Magnetic putty is just like any other putty in that you can handle it, sculpt it, and squeeze it in a fist as you visualize your enemies. But place it anywhere near a strong magnetic field and it will SPONTANEOUSLY ANIMATE and move to consume anything magnetic in its path like a voracious mutated slug. In fact the putty won’t stop moving until the object has been equally engulfed on all sides. PBS Digital Studios and Shanks FX used the putty in parts of their recent film short SCI-FLY, and just posted this extended cut of special effects shots that explore its heinous capabilities. To be fair, these clips are sped up quite a bit as the actual motion of the putty consuming other objects is only faintly perceptible in real time. Want to experiment with magnetic putty yourself? Get it here.
The folks over at Teehan+Lax have just released a new tool (you’ll need Google Chrome and a pretty kickin’ internet connection) that lets you scrape public data from Google Street View to create sweeping hyperlapse videos. What’s a hyperlapse? Via Teehan+Lax:
Hyper-lapse photography—a technique combining time-lapse and sweeping camera movements typically focused on a point-of-interest—has been a growing trend on video sites. It’s not hard to find stunning examples on Vimeo. Creating them requires precision and many hours stitching together photos taken from carefully mapped locations. We aimed at making the process simpler by using Google Street View as an aid, but quickly discovered that it could be used as the source material. It worked so well, we decided to design a very usable UI around our engine and release Google Street View Hyperlapse.
The team turned their new UI over to one of their motion designers, Jonas, who made the stunning clip above. Incredible. Some other great examples of art made with Google Street View: Address is Approximate and this clip from Giacomo Miceli. (via it’s nice that)
This is one of the more impressive full moon time-lapses films you’ll ever see. Directed by Mikey Schaefer and produced by adventure filmmaker Bryan Smith, this remarkable clip captures American free climber Dean Potter as he traverses a highline tied to Cathedral Peak in Yosemite National Park. To get the wild perspective Potter used a camera equipped with a Canon 800mm super telephoto lens positioned over a mile away. Beautiful.
Update: Several people have written to clarify that this is technically not a “time-lapse” film, as both the climber and moon are actually moving in real time, it’s only the magnification of the moon that seems to mimic similar films that capture it in motion. Fair enough.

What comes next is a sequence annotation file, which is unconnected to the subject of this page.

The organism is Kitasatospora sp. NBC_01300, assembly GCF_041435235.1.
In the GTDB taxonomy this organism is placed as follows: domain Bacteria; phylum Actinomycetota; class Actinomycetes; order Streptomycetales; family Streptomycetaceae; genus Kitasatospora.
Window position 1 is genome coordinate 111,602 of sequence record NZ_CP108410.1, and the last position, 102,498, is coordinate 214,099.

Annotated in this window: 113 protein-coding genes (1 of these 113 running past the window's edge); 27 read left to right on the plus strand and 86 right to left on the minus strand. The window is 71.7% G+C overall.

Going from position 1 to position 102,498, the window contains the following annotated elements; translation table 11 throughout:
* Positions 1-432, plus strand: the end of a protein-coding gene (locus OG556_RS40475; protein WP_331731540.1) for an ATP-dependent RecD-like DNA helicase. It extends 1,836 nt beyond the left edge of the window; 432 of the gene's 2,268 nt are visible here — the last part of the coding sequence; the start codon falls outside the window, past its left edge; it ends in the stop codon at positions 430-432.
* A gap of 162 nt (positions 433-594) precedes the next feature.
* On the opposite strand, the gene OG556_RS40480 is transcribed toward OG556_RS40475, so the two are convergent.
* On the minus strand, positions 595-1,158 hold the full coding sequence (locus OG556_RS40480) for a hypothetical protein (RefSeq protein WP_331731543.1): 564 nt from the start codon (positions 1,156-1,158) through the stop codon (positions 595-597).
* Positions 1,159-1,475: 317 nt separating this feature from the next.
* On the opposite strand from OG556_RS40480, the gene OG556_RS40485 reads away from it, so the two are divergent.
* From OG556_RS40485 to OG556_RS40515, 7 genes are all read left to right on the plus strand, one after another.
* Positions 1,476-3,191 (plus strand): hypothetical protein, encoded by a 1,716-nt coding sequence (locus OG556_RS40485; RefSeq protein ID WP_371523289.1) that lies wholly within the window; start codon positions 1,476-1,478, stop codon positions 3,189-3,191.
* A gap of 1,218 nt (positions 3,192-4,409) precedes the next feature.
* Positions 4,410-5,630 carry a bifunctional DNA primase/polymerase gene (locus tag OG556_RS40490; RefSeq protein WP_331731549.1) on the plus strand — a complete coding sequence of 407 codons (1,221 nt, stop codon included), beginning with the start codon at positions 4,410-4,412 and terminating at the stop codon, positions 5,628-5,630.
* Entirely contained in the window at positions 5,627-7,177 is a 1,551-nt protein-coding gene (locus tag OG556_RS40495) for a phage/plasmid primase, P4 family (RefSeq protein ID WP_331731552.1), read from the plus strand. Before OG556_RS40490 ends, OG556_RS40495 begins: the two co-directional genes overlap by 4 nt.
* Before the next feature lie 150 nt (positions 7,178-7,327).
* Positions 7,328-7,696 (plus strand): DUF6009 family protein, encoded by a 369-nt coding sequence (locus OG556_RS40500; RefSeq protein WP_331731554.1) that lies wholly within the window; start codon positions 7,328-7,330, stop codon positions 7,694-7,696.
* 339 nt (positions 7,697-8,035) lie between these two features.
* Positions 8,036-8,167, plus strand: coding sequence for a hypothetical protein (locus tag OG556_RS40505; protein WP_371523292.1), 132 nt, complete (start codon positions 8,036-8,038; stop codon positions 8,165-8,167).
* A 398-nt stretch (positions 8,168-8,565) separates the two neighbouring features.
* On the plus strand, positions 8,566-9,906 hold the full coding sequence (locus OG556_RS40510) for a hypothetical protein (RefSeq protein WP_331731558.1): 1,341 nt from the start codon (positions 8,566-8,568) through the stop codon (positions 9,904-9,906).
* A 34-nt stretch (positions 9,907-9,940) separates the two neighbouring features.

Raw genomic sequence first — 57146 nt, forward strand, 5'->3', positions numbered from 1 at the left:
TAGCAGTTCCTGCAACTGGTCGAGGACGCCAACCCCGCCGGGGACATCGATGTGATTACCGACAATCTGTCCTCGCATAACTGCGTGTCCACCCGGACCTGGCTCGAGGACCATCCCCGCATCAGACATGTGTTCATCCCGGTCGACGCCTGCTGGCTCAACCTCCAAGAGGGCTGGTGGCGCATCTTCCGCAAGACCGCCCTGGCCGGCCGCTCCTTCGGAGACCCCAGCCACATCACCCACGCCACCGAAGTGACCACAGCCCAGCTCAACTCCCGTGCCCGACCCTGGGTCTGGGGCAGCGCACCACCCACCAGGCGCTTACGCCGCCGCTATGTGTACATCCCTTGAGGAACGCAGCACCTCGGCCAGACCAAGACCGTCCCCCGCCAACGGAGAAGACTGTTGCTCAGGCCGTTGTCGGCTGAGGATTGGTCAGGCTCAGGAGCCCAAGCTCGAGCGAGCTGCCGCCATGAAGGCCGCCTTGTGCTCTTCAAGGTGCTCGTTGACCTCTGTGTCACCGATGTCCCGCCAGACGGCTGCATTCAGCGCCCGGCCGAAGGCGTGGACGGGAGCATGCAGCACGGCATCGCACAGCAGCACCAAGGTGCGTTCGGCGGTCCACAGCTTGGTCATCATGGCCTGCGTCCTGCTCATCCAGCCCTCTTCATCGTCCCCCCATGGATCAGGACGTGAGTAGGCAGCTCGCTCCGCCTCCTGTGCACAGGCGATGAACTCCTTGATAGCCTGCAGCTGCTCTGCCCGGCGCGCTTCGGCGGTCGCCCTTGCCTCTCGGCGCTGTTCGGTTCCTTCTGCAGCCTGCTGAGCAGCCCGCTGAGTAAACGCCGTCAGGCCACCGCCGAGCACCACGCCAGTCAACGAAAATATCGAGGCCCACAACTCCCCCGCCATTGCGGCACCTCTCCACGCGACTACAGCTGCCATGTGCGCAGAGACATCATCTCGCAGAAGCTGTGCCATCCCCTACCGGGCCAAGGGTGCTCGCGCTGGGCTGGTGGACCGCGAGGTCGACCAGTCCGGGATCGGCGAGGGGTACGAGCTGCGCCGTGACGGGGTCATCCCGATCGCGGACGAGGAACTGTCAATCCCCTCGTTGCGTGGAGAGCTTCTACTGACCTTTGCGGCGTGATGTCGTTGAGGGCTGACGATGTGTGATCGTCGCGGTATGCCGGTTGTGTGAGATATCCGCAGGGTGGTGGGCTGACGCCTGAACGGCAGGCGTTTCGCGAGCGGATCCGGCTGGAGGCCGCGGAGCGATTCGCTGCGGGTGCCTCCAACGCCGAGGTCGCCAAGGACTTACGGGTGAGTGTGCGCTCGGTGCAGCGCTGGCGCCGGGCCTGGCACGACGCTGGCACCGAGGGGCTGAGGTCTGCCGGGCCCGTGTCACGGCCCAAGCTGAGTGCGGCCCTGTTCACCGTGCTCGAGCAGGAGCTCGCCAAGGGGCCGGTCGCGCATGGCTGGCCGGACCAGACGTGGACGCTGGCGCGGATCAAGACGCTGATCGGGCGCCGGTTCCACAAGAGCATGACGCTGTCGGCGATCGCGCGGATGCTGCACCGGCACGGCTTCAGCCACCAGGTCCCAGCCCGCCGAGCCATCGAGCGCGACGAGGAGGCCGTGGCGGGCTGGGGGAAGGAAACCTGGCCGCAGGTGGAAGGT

This is a beautiful video showing the exquisite control of 27-year old Indonesian artist Elfan Diary as he draws a new portrait. Watch as he works with Fine Color markers, a Sakura Pigma Micron pen, and standard Faber-Castell colored pencils over a period of about three hours. Beautiful work.
Shot just outside the San Diego Internation Airport on Black Friday this remarkable time-lapse captures every landing over a five hour period from 10:30am through 3pm. The video is of course a composite, photographer and film professor Cy Kuckenbaker shot the individual planes against a clear blue sky and then used a process called chroma key (ie. green screen) to make the sky transparent and layer the planes on top a separate video of clouds.
This gorgeous time-lapse by filmmaker Jamie Scott starts off like any other video capturing the change of the seasons with the movement of the sun, but then around :30 something pretty remarkable happens. To create the effect Scott filmed in 15 locations around New York City’s Central Park, two times a week, for six months using the exact same tripod and camera lens settings resulting in the footage you see here. (via jason sondhi)
French photographer Stephane Vetter captured this outstanding time-lapse of the night sky using a Sigma 8 mm fisheye lens, meaning that what you see in the video is a true representation of the entire visible sky. Titled Leonid and Zodiacal Light, the brief but jaw-dropping clip was shot November 17th of this year and includes a five-hour star trail and Vetter even takes time to label signifiant stars and other objects visible in the sky. Make sure you watch it full-screen.
Flawed Symmetry of Prediction is an outstanding short film by filmmaker Jeff Frost that defies categorization as it ventures into time lapse, street art, and even optical illusion. Via email Jeff tells me:
I roam the deserts of California and Utah looking for abandoned structures. When I find a room that I like, I paint large scale optical illusions on the inside of it. I record this process with time lapse photography. It took me over half a year and more than 40,000 high resolution still images to produce this film on my Canon 60D. Aside from painting supplies, the only other equipment I used was a borrowed tripod, and some pretty unconventional lighting. As post production goes, no graphics or CGI was used whatsoever.
The visuals are absolutely brilliant and the sound design is top notch as well. (via laughing squid)